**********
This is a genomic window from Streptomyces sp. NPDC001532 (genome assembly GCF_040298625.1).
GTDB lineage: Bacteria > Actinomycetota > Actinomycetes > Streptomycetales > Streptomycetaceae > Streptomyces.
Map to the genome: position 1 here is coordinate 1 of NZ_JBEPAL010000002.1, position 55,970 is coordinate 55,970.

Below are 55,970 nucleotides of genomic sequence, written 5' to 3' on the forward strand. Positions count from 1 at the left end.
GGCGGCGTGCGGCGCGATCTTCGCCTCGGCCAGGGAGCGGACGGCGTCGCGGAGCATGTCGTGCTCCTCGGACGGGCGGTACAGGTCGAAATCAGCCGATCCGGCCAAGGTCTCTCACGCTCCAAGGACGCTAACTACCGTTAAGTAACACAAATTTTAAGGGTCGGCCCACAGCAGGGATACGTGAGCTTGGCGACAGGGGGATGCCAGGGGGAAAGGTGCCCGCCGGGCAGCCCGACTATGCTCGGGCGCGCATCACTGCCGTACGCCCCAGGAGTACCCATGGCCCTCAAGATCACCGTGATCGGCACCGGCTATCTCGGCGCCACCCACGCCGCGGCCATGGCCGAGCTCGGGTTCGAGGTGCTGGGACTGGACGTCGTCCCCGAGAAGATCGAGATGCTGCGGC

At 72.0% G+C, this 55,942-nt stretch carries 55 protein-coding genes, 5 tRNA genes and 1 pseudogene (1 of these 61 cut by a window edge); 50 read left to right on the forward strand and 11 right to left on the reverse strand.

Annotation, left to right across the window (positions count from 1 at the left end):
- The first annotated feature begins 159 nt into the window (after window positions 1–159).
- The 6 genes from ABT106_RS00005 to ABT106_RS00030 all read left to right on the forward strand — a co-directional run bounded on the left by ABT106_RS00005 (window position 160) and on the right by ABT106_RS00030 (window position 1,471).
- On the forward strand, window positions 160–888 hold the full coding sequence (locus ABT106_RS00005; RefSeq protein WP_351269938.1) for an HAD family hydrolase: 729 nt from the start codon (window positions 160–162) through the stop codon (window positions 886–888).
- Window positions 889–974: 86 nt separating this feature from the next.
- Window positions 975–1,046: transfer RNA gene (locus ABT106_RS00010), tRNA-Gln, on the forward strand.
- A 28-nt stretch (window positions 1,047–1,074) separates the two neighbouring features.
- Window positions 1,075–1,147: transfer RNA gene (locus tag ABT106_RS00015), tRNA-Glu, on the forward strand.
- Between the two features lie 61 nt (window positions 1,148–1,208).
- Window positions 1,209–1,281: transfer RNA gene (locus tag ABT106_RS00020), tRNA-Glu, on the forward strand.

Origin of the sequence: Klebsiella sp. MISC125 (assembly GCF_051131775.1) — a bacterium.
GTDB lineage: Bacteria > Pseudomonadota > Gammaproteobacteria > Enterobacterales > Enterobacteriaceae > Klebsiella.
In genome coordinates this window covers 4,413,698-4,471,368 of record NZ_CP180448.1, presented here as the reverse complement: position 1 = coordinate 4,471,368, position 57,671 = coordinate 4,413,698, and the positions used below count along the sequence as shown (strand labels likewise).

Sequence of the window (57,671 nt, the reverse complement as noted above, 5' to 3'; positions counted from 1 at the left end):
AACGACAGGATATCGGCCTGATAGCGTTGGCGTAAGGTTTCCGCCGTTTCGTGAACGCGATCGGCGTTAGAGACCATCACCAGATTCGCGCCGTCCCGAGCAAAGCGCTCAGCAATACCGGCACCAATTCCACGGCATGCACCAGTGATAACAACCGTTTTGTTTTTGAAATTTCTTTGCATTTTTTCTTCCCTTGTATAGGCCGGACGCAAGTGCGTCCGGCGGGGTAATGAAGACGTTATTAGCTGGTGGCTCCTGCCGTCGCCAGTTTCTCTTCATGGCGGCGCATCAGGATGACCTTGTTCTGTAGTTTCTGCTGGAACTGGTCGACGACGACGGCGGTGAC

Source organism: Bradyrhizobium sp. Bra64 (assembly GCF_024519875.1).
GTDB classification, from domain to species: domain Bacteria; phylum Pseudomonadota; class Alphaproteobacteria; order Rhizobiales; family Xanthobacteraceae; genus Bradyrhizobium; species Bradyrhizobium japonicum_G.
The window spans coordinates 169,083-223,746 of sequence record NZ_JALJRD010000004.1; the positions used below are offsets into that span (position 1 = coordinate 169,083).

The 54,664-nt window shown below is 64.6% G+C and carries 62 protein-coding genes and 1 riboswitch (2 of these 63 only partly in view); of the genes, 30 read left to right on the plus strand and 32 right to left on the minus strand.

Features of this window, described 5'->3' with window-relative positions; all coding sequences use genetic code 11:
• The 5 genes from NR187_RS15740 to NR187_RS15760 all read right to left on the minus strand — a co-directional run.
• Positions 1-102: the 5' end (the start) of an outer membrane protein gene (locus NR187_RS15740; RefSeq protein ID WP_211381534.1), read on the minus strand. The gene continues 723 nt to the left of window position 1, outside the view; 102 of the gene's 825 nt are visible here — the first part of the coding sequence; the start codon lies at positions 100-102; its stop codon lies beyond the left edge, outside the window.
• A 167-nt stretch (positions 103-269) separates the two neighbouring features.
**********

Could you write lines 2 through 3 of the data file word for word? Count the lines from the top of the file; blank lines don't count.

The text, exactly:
GTDB lineage: Bacteria > Actinomycetota > Actinomycetes > Streptomycetales > Streptomycetaceae > Streptomyces.
Map to the genome: position 1 here is coordinate 1 of NZ_JBEPAL010000002.1, position 55,970 is coordinate 55,970.